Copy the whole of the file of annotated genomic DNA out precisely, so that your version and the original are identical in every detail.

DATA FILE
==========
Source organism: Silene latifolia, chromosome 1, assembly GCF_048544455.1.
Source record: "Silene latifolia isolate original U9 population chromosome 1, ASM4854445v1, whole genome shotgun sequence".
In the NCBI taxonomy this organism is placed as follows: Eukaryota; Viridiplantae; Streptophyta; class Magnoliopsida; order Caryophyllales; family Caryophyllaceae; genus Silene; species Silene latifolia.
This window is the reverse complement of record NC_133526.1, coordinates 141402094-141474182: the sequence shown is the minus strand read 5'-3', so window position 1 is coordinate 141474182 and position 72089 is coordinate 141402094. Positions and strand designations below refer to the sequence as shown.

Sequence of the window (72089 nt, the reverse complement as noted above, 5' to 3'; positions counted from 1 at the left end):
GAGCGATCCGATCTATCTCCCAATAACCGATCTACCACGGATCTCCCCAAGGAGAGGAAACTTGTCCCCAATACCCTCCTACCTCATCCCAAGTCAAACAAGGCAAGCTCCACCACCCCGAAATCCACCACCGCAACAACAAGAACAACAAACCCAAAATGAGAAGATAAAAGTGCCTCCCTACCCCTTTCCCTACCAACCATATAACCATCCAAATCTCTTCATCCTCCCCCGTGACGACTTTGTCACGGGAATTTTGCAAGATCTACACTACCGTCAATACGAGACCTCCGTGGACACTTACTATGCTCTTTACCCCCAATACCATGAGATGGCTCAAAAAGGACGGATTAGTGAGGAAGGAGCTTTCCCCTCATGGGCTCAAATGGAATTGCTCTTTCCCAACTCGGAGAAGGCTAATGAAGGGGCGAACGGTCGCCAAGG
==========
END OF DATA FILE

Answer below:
Source organism: Silene latifolia, chromosome 1, assembly GCF_048544455.1.
Source record: "Silene latifolia isolate original U9 population chromosome 1, ASM4854445v1, whole genome shotgun sequence".
In the NCBI taxonomy this organism is placed as follows: Eukaryota; Viridiplantae; Streptophyta; class Magnoliopsida; order Caryophyllales; family Caryophyllaceae; genus Silene; species Silene latifolia.
This window is the reverse complement of record NC_133526.1, coordinates 141402094-141474182: the sequence shown is the minus strand read 5'-3', so window position 1 is coordinate 141474182 and position 72089 is coordinate 141402094. Positions and strand designations below refer to the sequence as shown.

Sequence of the window (72089 nt, the reverse complement as noted above, 5' to 3'; positions counted from 1 at the left end):
GAGCGATCCGATCTATCTCCCAATAACCGATCTACCACGGATCTCCCCAAGGAGAGGAAACTTGTCCCCAATACCCTCCTACCTCATCCCAAGTCAAACAAGGCAAGCTCCACCACCCCGAAATCCACCACCGCAACAACAAGAACAACAAACCCAAAATGAGAAGATAAAAGTGCCTCCCTACCCCTTTCCCTACCAACCATATAACCATCCAAATCTCTTCATCCTCCCCCGTGACGACTTTGTCACGGGAATTTTGCAAGATCTACACTACCGTCAATACGAGACCTCCGTGGACACTTACTATGCTCTTTACCCCCAATACCATGAGATGGCTCAAAAAGGACGGATTAGTGAGGAAGGAGCTTTCCCCTCATGGGCTCAAATGGAATTGCTCTTTCCCAACTCGGAGAAGGCTAATGAAGGGGCGAACGGTCGCCAAGG